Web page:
Jan 16, 2014

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Inventing Wire Rope

Wire rope has many uses. Since its invention in the early 19th century, it has continued to be applied in a variety of different and even astounding ways. On its way from there to now, it has undergone several modifications and improvements to make it the durable and popular item it is today. Wire rope in CT and across the United States owes much to brilliant and dedicated inventors, dabblers, scientists and engineers.

Early European History of Wire Rope

Every history of wire rope begins in Germany with a single man – William August Julius Albert (1787–1846), a Harz mining official. He worked hard between 1824 and 1838 to find some way to improve mining transportation. His work involved the twisting together of 3 strands of wire to create a “rope.” This was put to use in the silver mines of the Hartz Mountain. The rope became known as “Albert Rope.”

The difficulty or preparing Albert Rope made its initial use a brief one. However, in England, an inventor, Andrew Smith, came up with another variation. It became used in 1840 to replace hemp haulage on the Blackwall Railroad in London. Robert Newall, also English, seized his chance to improve production methods of the Albert Rope. He came into conflicts with Smith but later resolved them when the two merged. Newall’s manufacturing of wire rope was faster and mechanical.

Early American History of Wire Rope

While Germany and England were creating their versions of wire rope, the same process was happening in the United States. A German immigrant, John Roebling, also a surveyor, began to produce wire rope for use by the Allegheny Portage Rail Road. Coal companies in other states began to use wire rope. CT was not one at the time but New York and New Jersey were. In San Francisco, the son of Andrew Smith, now calling himself A.S. Hallidie, went into the family business by opening a wire-rope business. In 1857, he began to work on improvements on mining tramways.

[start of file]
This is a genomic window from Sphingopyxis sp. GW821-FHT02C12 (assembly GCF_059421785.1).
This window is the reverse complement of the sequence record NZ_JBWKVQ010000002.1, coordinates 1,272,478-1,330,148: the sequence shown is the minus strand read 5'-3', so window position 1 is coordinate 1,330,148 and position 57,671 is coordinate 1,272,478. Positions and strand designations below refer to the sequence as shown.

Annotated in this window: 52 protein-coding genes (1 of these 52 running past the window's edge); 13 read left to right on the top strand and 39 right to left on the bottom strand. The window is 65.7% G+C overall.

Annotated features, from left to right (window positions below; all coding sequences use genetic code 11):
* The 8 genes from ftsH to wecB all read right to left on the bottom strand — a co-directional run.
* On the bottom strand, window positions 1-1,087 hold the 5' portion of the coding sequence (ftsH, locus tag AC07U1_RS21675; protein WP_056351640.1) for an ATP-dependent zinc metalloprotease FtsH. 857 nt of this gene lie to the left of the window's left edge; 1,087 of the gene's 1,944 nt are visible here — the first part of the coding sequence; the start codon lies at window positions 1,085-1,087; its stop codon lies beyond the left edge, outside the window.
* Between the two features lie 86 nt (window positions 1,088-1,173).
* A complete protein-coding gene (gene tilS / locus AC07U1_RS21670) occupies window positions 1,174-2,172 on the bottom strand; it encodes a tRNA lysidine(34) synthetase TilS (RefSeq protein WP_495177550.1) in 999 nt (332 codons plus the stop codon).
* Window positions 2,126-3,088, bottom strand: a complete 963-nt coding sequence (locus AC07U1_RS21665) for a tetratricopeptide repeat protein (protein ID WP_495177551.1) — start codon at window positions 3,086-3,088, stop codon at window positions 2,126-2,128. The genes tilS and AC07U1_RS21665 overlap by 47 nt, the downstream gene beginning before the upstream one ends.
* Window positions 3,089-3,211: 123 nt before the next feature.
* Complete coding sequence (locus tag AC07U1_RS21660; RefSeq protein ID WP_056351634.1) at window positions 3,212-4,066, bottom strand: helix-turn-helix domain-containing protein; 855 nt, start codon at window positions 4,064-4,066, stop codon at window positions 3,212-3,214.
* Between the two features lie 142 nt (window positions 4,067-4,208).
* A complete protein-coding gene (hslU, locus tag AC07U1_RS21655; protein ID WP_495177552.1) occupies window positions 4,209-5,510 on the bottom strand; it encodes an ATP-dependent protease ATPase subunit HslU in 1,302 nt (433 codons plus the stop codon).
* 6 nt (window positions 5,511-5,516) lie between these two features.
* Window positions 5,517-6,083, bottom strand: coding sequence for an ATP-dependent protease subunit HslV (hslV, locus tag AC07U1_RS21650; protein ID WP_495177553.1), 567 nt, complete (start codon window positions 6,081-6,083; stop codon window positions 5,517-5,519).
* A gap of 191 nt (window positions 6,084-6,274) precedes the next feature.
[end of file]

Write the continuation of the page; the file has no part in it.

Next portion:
Meanwhile, Roebling had already gone beyond the accepted uses of wire rope. He used it to construct first the Allegheny River Aqueduct and, later, the Brooklyn Bridge. Hallidie also was involved in building several suspension bridges. Hallidie also arrived at a variation of equal-lay stranding. While Roebling had arrived at a three-size method, Hallidie’s version was called the California Cable. Roebling may have had his Brooklyn Bridge, but Hallidie will be fondly remembered for what he accomplished for San Francisco in 1872 – the now renowned cable-car system.

Those who use wire rope in CT, CA and around the globe owe a lot to these early inventors. There developments built on earlier discoveries to create a product used in a multitude of ways. Their innovations helped to create an industry and benefitted industries, consumers and regular individuals around the world. Get in touch with Bilco Group for more details!

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